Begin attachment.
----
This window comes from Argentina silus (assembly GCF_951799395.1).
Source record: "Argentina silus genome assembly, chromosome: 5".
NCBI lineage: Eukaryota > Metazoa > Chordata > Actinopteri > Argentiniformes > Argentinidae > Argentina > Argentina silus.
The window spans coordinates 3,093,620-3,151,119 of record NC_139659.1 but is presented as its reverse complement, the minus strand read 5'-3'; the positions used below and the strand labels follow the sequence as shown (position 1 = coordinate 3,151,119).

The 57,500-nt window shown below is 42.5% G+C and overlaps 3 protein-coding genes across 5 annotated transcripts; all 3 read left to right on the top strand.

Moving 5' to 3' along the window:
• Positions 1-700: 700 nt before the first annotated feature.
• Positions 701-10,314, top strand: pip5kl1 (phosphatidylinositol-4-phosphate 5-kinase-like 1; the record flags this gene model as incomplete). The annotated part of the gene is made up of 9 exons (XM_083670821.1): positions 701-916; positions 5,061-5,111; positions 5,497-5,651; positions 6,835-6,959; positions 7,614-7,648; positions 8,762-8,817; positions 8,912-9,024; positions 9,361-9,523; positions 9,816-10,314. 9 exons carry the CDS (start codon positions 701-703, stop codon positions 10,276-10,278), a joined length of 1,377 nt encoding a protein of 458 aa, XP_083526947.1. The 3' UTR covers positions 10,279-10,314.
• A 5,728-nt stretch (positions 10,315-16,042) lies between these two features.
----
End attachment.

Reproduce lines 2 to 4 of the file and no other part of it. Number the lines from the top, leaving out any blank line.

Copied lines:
Source record: "Argentina silus genome assembly, chromosome: 5".
NCBI lineage: Eukaryota > Metazoa > Chordata > Actinopteri > Argentiniformes > Argentinidae > Argentina > Argentina silus.
The window spans coordinates 3,093,620-3,151,119 of record NC_139659.1 but is presented as its reverse complement, the minus strand read 5'-3'; the positions used below and the strand labels follow the sequence as shown (position 1 = coordinate 3,151,119).